5 Reasons You Shouldn't Get a Joint Bank Account With Your Partner, Experts Say
Here's why you may want to keep your finances separate from your significant other.
For most healthy relationships, as the relationship grows, so do the things you share. Shared interests develop into shared ambitions and eventually a shared address. There also comes the point in every relationship where personal finances enter the equation, and that can add an entirely new dimension to the coupling. But while no two relationships are exactly the same, there are still a few things to consider before taking the fiscal plunge. Read on for the reasons you shouldn't get a joint bank account with your partner, according to experts.
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You live in a community property state.
While the rules around certain aspects of personal finance such as federal income tax are the same nationwide, others can depend on your state. This is especially true of places with community property laws in place, which stipulate that all assets and debts acquired as a married couple are owned equally by the two spouses, according to Forbes.
Of course, this becomes a serious consideration if you're very concerned about holding on to your personal gains—especially ones that are passed down.
"For a community property state, one reason to keep separate accounts is based on inherited cash or property from a member of your side of the family," says Jeffrey Stouffer, a certified financial planner and finance expert with JustAnswer. "This can be marked as 'separate property' and keep this from becoming community property."
Maintaining individual accounts can help protect your assets. "This allows the passing of your property to who you see fit without any interference," he adds.
You're unfamiliar with their financial habits.
Getting to know the little things about one another is part of every relationship that develops over time. But before you commit to merging your finances, it's best to make sure you're on the same page with your significant other.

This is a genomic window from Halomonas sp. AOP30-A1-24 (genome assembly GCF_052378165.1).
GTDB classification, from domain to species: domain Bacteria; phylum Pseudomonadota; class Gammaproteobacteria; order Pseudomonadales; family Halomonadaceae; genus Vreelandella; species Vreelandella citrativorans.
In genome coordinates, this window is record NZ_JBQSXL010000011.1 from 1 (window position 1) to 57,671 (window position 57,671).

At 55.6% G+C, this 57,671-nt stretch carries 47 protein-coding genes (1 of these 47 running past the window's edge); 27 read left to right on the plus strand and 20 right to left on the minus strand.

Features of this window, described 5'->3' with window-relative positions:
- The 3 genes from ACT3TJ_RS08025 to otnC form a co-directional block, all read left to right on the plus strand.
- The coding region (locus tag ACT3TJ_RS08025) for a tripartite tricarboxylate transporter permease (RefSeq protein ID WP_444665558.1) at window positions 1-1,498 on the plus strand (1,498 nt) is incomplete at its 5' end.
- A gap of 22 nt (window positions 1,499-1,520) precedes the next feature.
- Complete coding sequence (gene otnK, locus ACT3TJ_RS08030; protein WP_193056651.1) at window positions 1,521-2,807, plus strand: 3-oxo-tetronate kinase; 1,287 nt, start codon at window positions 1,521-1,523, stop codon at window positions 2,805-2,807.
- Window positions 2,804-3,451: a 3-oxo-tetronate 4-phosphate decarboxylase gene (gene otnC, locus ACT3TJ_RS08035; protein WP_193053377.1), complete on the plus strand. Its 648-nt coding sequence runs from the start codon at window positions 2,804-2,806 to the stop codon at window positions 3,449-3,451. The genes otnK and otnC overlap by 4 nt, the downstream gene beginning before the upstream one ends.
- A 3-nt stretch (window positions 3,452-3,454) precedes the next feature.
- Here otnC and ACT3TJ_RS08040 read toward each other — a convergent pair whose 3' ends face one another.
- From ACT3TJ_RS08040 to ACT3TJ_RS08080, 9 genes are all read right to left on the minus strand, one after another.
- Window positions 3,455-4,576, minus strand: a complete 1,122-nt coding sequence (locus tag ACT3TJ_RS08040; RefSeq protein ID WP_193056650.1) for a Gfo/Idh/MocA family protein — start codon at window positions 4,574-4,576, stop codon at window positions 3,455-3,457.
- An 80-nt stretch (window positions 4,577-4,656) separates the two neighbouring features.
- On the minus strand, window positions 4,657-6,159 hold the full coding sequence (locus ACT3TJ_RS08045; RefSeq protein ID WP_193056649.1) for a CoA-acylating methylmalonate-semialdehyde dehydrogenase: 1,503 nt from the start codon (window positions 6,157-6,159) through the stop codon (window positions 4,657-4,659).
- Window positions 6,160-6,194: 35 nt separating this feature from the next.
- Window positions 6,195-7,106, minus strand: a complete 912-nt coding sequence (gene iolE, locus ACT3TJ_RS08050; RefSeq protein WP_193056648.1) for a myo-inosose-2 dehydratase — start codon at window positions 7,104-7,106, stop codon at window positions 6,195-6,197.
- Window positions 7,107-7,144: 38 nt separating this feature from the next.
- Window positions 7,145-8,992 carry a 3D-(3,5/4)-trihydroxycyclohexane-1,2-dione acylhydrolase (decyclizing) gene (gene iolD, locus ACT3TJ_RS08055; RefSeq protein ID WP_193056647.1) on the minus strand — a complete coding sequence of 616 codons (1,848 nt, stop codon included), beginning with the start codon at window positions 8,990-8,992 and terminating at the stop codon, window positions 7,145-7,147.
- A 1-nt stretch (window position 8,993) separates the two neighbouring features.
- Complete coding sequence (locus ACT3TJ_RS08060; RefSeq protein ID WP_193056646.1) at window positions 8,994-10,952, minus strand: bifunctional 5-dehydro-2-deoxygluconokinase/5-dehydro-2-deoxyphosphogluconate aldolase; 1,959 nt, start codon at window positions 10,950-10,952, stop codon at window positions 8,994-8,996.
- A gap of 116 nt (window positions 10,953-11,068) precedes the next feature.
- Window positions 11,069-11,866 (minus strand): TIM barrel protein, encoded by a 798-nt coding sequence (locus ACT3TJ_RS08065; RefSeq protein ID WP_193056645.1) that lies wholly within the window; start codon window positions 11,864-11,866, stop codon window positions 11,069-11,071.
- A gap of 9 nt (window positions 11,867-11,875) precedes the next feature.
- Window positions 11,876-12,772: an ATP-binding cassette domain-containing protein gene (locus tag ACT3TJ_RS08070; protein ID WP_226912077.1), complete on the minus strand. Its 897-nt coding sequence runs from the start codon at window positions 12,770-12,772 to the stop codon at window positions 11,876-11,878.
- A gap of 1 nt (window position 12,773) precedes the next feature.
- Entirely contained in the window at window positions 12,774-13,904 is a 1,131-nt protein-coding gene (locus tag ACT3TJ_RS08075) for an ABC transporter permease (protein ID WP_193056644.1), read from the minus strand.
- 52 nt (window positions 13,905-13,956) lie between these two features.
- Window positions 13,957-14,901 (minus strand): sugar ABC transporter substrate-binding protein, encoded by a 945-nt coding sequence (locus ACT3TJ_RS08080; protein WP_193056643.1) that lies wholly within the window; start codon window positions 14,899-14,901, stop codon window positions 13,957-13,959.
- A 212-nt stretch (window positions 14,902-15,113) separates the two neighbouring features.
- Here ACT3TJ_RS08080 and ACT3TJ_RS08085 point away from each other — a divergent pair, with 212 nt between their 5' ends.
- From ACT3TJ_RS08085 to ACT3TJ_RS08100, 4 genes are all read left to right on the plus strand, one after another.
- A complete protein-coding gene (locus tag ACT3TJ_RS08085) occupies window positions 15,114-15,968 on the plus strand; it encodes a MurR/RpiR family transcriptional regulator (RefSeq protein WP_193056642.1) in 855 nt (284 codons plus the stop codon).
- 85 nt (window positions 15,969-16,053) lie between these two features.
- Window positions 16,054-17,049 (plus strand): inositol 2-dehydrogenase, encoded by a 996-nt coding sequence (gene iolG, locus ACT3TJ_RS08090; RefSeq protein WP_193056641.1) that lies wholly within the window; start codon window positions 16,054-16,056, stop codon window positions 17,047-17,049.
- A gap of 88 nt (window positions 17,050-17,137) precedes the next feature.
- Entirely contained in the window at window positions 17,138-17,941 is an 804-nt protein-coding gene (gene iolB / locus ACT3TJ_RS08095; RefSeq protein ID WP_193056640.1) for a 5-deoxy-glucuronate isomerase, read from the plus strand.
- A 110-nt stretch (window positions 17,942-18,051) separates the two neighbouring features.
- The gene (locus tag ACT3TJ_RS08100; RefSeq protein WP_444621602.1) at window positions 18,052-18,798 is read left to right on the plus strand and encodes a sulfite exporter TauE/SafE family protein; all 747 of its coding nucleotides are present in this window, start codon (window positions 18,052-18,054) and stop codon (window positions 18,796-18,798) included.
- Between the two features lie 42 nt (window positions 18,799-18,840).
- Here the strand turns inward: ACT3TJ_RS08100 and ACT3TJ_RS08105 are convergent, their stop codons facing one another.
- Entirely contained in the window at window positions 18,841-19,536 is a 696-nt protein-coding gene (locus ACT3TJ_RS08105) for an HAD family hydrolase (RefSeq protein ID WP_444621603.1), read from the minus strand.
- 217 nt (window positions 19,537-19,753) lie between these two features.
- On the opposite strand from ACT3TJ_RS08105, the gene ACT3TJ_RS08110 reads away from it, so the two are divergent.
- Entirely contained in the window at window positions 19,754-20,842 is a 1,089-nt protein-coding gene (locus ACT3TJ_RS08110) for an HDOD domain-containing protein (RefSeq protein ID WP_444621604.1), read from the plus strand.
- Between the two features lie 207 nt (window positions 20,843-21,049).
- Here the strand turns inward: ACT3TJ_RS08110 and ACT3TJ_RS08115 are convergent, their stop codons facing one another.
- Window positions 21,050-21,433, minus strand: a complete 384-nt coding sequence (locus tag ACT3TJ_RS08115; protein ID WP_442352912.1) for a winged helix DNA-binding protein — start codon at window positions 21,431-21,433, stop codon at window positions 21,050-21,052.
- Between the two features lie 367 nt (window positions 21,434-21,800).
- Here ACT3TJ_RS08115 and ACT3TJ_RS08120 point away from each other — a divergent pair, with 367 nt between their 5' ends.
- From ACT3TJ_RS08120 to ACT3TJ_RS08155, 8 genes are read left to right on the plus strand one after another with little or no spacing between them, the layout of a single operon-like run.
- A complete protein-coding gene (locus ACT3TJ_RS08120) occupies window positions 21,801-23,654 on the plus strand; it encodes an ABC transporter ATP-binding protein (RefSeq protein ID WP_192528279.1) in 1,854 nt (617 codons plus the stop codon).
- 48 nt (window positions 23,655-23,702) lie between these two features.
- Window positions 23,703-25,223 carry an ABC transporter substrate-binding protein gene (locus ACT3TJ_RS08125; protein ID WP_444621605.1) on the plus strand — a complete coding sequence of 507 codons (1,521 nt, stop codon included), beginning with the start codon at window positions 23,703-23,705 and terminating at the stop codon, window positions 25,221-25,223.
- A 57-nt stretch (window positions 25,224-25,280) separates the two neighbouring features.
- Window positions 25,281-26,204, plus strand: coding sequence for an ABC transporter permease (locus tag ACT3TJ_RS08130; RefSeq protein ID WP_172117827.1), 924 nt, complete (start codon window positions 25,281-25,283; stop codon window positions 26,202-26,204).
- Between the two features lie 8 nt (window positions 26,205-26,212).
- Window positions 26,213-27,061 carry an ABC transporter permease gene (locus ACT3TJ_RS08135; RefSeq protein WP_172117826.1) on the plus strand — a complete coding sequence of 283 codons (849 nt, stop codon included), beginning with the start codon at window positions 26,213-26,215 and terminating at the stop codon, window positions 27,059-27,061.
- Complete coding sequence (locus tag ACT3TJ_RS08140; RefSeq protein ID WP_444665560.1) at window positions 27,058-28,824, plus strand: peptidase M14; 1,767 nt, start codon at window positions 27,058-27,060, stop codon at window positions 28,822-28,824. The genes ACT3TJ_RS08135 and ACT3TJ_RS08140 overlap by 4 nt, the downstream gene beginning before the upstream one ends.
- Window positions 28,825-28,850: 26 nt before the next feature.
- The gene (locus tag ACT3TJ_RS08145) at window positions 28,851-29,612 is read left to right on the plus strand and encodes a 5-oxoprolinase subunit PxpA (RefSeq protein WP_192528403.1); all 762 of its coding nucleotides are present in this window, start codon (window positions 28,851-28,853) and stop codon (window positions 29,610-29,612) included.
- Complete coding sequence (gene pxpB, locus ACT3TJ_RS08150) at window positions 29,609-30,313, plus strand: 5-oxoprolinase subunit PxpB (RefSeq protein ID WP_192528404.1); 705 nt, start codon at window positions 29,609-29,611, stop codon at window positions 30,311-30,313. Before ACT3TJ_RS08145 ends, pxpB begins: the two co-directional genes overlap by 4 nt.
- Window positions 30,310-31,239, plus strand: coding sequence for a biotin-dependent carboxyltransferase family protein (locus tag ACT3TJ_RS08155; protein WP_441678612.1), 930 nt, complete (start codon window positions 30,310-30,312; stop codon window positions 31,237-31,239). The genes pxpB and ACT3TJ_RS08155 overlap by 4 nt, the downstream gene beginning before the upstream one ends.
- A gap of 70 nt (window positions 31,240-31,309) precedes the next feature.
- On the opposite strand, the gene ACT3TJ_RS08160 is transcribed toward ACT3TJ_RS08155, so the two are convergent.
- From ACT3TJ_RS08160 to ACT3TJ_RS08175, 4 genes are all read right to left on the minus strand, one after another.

"If you do not know how often they pay bills—or if they have certain things in collections—I wouldn't recommend it," Nadia C. Vanderhall, a personal finance expert and founder of The Brands + Bands Strategy Group, tells Best Life. "One person might be a saver, while the other likes to spend. They could be bad with money, and you would think it's a great idea until it's not."
Issues can also go beyond spending habits. "In situations when your partner has debt obligations or poor credit history, having a joint account can affect your ability to secure a loan," says Lyle Solomon, a consumer finance expert and principal attorney at Oak View Law Group.
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You live in a common-law state.
While community property states set up couples to evenly split assets accrued during a marriage, it's not the only time when location can affect shared finances. Common-law property states take the opposite stance, determining that property belongs to an individual spouse unless it is specifically put in both of their names, according to Investopedia.
Naturally, this creates a different set of reasons to keep separate bank accounts.
"In a common law state, not having a joint account gives the partner some level of legal shield—especially if a business or venture is owned by one of the members of the couple," says Stouffer. "Any litigation involving this entity will stay with this entity since joint accounts will break this barrier, and an innocent partner can be brought into the situation."
You want to avoid financial stress on your relationship.
No matter how healthy a relationship is, disagreements can emerge over both little and significant things over time. According to experts, mixing finances could create an entirely new set of issues for a couple to deal with, in some cases.
"Overspending by one spouse could cause a default on fixed monthly expenses, resulting in utilities, mortgage, or rent payments being delayed, causing late fees if expenses are not monitored—and resulting in resentment," says Annette Harris, founder of Harris Financial Coaching. "In addition, if one spouse earns more than the other, the overspending can seem like an unfair distribution of wealth and lead to additional frustration and envy."
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It can be difficult to handle in the event of a breakup.
Deciding to combine funds with your significant other can happen at different points for every couple. And even if you haven't legally married your partner, determining who gets what in the event of a breakup can still be made very difficult by having such an arrangement.
"If your relationship turns bitter, not only will the amount in a joint account be difficult to separate, one partner can even close the account without the consent of the other," warns Solomon. "In such a scenario, you may be left with little to nothing."
Best Life offers the most up-to-date financial information from top experts and the latest news and research, but our content is not meant to be a substitute for professional guidance. When it comes to the money you're spending, saving, or investing, always consult your financial advisor directly.